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Planning the Unexpected What if I need a Caesarean?

No matter how a baby is born, it is an important event for that family.

When a baby arrives by caesarean section, there are different things hospital staff can do to make the experience a positive one and to make baby’s first hours easier. Having the things that are most important to you in your “what if” birth plan can help make the whole process less stressful for everyone.

Your plan should mention all the things that are important to you in the case of a caesarean birth, like:
• The type of anaesthesia you would like (most caesareans are done under regional anaesthetic, meaning you are awake, but some women may prefer general anaesthesia, or being asleep)
• Who you will be able to have with you for support in the operating theatre,
• Placing the warmer and scale in your field of view so you can watch baby being weighed and examined
• Putting heart monitors and IVs on your body so that you can have skin to skin contact with your baby in the operating theatre (you might ask if they have a bonding top you can wear to help hold the baby in place)
• Keeping at least one of your arms free to move (e.g. not fixed to the operating table), so you can hug your baby in the operating theatre
• Having a midwife or nurse by your side who can describe what is going on to you as it happens
• Dimming the lights just before baby is born, or to be as quiet as possible for the few minutes before and after baby’s birth, and while you spend your first few minutes together
• Lowering the curtain between your head and the sterile field so you can watch baby being born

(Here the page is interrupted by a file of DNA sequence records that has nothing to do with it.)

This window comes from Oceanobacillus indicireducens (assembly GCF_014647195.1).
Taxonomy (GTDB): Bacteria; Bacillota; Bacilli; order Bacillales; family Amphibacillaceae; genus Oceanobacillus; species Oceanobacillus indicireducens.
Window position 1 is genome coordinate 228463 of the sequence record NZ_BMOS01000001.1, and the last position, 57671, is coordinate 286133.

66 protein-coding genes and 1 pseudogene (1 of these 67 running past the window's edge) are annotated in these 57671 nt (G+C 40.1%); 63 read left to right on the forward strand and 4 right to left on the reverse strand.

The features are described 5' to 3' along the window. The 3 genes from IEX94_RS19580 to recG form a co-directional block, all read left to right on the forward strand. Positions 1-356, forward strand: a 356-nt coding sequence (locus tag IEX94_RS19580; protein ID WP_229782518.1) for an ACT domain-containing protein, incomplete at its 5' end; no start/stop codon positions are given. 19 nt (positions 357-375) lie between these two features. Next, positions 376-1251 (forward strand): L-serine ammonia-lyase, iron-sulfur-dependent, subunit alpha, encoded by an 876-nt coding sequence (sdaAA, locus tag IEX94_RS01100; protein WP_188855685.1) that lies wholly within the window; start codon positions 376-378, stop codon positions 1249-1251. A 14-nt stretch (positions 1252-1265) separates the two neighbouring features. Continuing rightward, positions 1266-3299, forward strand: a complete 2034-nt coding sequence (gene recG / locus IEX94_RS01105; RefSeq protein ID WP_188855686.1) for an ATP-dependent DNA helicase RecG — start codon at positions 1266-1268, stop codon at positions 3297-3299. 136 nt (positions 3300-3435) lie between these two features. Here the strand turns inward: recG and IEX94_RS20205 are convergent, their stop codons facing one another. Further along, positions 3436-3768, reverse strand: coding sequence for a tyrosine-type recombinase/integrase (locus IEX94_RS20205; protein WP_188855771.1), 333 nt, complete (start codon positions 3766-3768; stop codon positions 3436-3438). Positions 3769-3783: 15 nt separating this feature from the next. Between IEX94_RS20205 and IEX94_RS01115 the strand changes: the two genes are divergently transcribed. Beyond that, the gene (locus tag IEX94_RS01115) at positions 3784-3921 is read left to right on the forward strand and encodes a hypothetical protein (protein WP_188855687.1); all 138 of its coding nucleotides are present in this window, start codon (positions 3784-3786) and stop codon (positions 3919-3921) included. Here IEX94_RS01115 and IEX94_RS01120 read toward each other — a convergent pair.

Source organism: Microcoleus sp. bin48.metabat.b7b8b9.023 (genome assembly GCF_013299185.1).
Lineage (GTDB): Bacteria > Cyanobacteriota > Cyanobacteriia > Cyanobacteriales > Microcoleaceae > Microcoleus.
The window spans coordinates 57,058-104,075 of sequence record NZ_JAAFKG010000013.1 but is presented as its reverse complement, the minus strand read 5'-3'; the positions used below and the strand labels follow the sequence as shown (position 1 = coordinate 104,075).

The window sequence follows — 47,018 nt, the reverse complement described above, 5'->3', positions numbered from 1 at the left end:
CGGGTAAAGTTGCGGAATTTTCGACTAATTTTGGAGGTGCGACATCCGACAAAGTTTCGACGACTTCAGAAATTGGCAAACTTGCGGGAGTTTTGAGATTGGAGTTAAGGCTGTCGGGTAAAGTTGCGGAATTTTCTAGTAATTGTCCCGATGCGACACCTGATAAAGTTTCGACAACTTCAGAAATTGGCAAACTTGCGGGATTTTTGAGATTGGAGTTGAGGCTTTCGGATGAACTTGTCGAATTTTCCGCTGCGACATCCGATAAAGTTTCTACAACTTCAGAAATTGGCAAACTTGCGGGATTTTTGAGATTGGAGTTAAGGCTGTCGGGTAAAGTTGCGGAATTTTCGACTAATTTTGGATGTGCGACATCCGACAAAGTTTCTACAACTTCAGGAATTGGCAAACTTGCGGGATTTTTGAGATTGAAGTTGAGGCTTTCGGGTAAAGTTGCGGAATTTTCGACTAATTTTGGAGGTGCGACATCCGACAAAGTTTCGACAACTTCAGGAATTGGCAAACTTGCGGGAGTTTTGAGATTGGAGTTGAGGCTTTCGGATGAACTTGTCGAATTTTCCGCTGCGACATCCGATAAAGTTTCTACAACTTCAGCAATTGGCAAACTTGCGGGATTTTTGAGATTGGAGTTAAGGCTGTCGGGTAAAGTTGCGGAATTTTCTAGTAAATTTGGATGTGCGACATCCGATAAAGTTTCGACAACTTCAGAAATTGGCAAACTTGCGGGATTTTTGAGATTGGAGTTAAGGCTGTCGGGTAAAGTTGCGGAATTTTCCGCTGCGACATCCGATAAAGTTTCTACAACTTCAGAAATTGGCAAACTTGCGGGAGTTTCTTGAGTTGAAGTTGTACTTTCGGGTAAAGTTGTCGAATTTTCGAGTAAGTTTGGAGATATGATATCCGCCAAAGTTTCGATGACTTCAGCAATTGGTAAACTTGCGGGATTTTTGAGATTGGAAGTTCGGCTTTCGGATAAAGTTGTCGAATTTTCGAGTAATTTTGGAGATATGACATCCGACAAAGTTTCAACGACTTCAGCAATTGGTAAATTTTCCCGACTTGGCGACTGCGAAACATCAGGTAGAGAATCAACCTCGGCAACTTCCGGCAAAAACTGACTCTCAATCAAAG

• Whether the doctor will announce your baby’s sex and/or name
• What you want to say to the baby when it’s born (like asking everyone to sing “Happy birthday”)
• Waiting at least 90 seconds before clamping the umbilical cord
• Deciding who will have skin to skin contact with baby if you are not able to immediately after baby’s birth
• Having some photos taken by a midwife or nurse
• Having assistance in the recovery room to hold and breastfeed your baby

• Any environment can be modified to support and improve your hormonal orchestra
• Research the type of birth you want and prepare a birth plan
• Make informed choices on the types of coping mechanisms you want to use - try other methods before you reach for medication
• Make sure you know exactly why you are being offered an induction or intervention and get all the information you need before saying yes
• You can always say no – to induction, intervention and caesarean section
• If you are having a home birth, plan for it but have a contingency plan in case of a hospital transfer
• Plan for a vaginal birth but include contingency planning in case you need a caesarean
• Do research on newborn care but also on your own postpartum care
• Keep your birth plan short, simple and easy to read. Add pictures if you like

Try This
Diana Spalding from the Motherly Blog provides some helpful language you can use when you are advocating for your own care:
• It’s really important to me that…
• Is this evidence-based?
• We haven’t met you. Can you introduce yourself?
• Can you explain this before going forward?
• I need some time to think about this.
• I’d like to discuss this with my birth partner in private.
• Please ask my permission before doing something.
• You do not have permission to do that.


See also BRAIN

 

http://www.roda.hr/en/projects/3p-plus-education-for-a-positive-pregnancy-birth-and-postpartum/pregnant-your-friendly-guide-to-the-next-twelve-months.html